Quick, what did you have for lunch yesterday? If you are among my younger readers it doesn’t count if you remembered immediately, but if you are over 40 congratulations for remembering at all. It isn’t that our brains can’t remember as we get older, but that things do slow down. The retrieval process, for example, takes longer. That’s why I want to start a new version of the tv game show Jeopardy – “Jeopardy 40+”. In this version, nobody is allowed to answer for 30 seconds, thereby giving our brains time to open the file cabinet drawers as it were and evening out the playing field.

Clearly the IT people who want us to change our passwords monthly, make them random non-words with symbols, without any sequential alpha numeric characters, and all WITHOUT WRITING THEM DOWN ANYWHERE, have not yet reached the age where this is a small challenge.

So, how do we get things to stick? In his book, The Owner’s Manual for the Brain, Pierce J. Howard says that to convert information from your short term memory you must purposely want to memorize it. (Which reminds me of the old joke, “How many psychiatrists does it take to change a light bulb? Only one, but the light bulb must really want to change.”)

Howard suggests these 3 steps:

  1. Intend to memorize it
  2. File it by mentally organizing the information.
  3. Rehearse it over and over

Often the failure to remember is actually a failure of attention, rather than of brain function. When we multitask or do things out of habit, it is harder to remember them – like when you are driving on autopilot and you don’t consciously remember passing every point along the way. I have learned that before I leave the house I have to look at the coffee pot and mentally say to myself, yes, I have turned it off, or it won’t stick among all the little running out of the house tasks (or perhaps I should just buy myself an automatic shutoff coffee pot and save the brain space to remember something else!).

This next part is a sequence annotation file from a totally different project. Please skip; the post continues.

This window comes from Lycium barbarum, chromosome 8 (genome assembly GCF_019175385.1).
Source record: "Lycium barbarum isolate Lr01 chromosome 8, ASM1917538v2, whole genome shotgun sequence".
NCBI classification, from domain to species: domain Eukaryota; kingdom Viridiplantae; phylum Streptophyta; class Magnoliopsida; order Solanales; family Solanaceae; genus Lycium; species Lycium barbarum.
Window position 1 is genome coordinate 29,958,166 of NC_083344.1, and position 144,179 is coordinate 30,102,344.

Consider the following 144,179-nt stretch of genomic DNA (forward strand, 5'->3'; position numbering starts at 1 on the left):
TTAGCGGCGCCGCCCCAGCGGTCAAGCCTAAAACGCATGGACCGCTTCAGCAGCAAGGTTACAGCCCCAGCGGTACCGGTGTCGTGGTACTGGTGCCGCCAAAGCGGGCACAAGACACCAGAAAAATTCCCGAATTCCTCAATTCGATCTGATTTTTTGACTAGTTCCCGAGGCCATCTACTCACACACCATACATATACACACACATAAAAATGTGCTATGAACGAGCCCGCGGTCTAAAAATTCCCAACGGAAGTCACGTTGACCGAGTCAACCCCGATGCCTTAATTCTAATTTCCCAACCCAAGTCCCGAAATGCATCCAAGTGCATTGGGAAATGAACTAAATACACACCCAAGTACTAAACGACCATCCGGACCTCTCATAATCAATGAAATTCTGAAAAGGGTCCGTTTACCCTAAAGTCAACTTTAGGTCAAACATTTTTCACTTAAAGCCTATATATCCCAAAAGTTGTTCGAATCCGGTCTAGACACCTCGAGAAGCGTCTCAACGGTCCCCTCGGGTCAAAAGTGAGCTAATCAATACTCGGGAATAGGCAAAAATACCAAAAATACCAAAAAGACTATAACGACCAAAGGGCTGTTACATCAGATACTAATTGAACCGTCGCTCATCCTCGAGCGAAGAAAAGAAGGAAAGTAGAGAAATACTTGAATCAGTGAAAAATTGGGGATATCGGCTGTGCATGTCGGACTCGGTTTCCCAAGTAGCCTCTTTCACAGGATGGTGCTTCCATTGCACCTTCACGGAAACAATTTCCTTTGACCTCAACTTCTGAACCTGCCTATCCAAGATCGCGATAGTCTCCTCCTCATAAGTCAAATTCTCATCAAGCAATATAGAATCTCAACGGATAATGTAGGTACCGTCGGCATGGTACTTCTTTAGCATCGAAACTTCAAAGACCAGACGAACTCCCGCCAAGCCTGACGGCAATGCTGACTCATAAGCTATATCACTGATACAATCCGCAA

I have a friend who always leaves her phone number when she leaves a voice mail. Over time, I could remember hearing the her say the number in her messages and eventually it stuck. That is an example of another device – using different modalities. I have read that if you memorize something while smelling a scent, for example, you will remember it better in the presence of the same scent.

Go now, light a scented candle, memorize that password, and shut off the coffee pot. Oh, and remember to blow out the candle.

“I am so forgetful lately that sometimes I am not sure if I am remembering something, or if it is an entirely new thought” ~ Geri Moran